Assuming that most of us know very little about Nemanja Nedovic, the Serbian player that the Golden State Warriors selected 30th overall in the 2013 NBA Draft, I think we have to trust the front office's judgment for now.
Put simply, they have a very good track record (especially considering what they inherited) and, as Tim Kawakami describes, the pick shows us how far removed this new regime is from the Chris Cohan days.
Let's assume they targeted Nedovic, knew Minnesota's pick was for sale, then recooped some of the money when sliding back when they figured that he'd still be available later in the first.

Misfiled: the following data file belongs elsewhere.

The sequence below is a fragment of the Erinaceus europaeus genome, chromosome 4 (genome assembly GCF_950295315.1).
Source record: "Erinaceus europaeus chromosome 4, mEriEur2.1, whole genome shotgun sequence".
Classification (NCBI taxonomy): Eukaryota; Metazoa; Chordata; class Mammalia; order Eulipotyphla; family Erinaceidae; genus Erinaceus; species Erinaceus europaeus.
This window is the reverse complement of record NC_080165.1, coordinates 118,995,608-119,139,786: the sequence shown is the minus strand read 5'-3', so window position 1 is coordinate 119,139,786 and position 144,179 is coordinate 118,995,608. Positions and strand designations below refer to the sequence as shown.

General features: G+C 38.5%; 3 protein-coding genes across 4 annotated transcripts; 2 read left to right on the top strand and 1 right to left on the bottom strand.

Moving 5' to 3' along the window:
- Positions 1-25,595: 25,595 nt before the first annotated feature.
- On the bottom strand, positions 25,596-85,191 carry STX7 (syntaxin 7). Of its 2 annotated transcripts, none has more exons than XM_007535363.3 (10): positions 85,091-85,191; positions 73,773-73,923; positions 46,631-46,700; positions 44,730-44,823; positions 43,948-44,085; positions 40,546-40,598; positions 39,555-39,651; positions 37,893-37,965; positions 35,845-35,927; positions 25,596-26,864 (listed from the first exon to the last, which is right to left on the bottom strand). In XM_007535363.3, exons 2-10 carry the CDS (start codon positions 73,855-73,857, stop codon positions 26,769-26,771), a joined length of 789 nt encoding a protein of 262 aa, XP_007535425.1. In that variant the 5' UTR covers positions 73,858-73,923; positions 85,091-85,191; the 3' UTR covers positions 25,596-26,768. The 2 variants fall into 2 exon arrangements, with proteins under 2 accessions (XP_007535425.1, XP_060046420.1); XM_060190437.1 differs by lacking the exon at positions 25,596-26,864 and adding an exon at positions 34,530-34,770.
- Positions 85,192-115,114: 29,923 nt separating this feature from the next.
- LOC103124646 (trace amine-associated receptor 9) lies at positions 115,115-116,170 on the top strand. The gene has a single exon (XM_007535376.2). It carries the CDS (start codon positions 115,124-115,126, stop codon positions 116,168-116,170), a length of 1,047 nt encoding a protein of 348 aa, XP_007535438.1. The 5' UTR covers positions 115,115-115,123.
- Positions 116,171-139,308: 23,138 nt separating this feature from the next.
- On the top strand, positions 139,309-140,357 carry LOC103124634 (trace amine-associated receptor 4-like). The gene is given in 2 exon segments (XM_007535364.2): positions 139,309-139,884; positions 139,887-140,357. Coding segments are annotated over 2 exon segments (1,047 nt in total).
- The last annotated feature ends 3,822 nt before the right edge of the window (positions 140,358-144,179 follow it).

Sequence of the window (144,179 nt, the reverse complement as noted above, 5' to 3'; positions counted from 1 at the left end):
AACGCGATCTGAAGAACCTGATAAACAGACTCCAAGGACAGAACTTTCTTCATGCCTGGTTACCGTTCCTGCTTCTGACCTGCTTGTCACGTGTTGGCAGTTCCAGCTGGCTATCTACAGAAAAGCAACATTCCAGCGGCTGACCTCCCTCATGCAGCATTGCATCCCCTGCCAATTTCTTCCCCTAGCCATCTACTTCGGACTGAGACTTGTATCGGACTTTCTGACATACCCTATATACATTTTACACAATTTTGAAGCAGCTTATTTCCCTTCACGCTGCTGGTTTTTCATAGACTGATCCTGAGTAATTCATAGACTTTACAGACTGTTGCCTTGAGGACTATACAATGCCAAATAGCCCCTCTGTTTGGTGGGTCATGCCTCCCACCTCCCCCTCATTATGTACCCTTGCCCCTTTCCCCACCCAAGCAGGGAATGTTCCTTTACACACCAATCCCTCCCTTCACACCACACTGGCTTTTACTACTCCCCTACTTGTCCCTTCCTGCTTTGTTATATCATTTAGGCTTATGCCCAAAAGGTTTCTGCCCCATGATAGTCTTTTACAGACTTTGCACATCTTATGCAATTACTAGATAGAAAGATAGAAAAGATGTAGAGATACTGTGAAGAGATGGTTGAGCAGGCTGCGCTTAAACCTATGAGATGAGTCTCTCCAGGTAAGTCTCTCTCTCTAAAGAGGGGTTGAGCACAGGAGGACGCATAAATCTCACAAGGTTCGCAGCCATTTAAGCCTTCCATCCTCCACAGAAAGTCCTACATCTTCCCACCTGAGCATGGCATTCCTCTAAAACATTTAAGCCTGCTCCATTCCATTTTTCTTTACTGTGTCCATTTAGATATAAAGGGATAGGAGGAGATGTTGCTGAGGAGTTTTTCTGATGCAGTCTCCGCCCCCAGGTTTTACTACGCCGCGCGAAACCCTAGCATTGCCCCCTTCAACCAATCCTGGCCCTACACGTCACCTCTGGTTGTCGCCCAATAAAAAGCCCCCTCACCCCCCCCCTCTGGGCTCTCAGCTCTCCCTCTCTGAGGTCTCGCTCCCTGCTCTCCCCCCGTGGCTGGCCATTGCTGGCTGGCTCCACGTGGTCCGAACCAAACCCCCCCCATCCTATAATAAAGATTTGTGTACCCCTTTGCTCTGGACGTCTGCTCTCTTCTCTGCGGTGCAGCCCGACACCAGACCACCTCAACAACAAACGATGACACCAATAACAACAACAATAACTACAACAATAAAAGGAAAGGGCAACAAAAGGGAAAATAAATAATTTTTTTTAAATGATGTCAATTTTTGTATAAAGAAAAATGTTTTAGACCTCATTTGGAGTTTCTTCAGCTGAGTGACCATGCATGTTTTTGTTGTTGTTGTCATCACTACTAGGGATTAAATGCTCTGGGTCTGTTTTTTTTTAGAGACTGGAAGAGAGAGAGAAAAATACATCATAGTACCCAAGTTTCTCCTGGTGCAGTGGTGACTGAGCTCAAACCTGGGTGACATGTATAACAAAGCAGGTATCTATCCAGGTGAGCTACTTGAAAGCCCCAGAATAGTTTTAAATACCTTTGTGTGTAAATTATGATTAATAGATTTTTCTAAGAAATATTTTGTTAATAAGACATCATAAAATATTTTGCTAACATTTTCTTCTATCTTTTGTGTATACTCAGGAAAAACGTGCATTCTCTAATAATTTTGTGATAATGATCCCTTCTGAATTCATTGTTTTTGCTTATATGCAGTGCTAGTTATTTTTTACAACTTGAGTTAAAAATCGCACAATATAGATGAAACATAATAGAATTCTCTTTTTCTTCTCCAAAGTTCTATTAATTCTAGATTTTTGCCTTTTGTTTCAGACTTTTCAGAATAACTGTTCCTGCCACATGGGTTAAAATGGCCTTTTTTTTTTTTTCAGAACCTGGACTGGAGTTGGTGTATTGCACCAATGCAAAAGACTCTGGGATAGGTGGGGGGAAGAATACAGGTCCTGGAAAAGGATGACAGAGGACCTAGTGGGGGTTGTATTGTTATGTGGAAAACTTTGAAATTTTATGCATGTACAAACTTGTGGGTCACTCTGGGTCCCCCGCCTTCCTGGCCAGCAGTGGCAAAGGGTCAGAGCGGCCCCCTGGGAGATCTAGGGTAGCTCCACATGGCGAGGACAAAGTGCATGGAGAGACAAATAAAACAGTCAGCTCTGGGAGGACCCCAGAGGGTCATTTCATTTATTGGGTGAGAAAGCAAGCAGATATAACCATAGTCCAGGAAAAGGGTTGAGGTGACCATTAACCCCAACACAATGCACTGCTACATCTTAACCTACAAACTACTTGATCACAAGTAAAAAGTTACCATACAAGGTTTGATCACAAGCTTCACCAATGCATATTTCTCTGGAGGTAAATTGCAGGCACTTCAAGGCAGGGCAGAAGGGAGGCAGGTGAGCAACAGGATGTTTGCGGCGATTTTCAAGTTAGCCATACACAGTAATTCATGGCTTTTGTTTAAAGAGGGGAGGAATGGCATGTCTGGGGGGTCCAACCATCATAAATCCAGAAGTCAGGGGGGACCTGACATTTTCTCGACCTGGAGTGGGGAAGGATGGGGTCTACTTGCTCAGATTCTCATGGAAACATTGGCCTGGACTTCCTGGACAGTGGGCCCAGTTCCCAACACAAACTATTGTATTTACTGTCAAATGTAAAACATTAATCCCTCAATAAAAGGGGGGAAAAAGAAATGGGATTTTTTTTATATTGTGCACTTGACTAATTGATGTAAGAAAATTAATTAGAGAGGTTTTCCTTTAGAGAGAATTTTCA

At the very least, that illustrates three solid things about this front office:
-The willingness to spend money and desire to be aggressive about it;
-The spotlighting of exactly who they want;
-The ability to view the panorama of the moment and make moves within that.
For now, it's difficult to disagree with any of that - this is the kind of risk it takes to move forward, especially when cap room is scant. This was a low-risk move and, at worst, they just keep the guy in Europe.
Something else we have to assume: the Warriors, for whatever reason, weren't impressed enough with the college guys available to take one and give them a guaranteed roster spot.
In any event, the willingness to take advantage of even a low-risk opportunity is unquestionably a positive as we look at the direction of this organization.